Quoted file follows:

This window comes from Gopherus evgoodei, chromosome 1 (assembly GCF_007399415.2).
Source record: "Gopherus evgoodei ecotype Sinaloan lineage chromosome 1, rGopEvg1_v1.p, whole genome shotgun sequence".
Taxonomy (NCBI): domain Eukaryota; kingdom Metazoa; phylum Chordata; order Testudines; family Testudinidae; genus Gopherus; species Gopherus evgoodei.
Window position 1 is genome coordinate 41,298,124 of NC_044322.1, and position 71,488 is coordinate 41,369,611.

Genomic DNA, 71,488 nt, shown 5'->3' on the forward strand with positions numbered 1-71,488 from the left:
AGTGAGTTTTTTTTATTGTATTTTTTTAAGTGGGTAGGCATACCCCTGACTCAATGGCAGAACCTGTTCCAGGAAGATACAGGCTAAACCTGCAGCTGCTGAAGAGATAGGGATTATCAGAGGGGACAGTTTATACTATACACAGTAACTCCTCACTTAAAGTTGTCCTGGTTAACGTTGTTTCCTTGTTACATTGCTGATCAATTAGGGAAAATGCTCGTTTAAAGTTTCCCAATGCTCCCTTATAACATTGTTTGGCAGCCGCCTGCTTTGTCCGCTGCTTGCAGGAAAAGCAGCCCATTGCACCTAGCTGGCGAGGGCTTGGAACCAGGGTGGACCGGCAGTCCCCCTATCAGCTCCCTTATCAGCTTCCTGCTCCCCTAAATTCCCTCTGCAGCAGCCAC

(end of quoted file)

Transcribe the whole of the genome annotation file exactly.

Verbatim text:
This window comes from Gopherus evgoodei, chromosome 1 (assembly GCF_007399415.2).
Source record: "Gopherus evgoodei ecotype Sinaloan lineage chromosome 1, rGopEvg1_v1.p, whole genome shotgun sequence".
Taxonomy (NCBI): domain Eukaryota; kingdom Metazoa; phylum Chordata; order Testudines; family Testudinidae; genus Gopherus; species Gopherus evgoodei.
Window position 1 is genome coordinate 41,298,124 of NC_044322.1, and position 71,488 is coordinate 41,369,611.

Genomic DNA, 71,488 nt, shown 5'->3' on the forward strand with positions numbered 1-71,488 from the left:
AGTGAGTTTTTTTTATTGTATTTTTTTAAGTGGGTAGGCATACCCCTGACTCAATGGCAGAACCTGTTCCAGGAAGATACAGGCTAAACCTGCAGCTGCTGAAGAGATAGGGATTATCAGAGGGGACAGTTTATACTATACACAGTAACTCCTCACTTAAAGTTGTCCTGGTTAACGTTGTTTCCTTGTTACATTGCTGATCAATTAGGGAAAATGCTCGTTTAAAGTTTCCCAATGCTCCCTTATAACATTGTTTGGCAGCCGCCTGCTTTGTCCGCTGCTTGCAGGAAAAGCAGCCCATTGCACCTAGCTGGCGAGGGCTTGGAACCAGGGTGGACCGGCAGTCCCCCTATCAGCTCCCTTATCAGCTTCCTGCTCCCCTAAATTCCCTCTGCAGCAGCCAC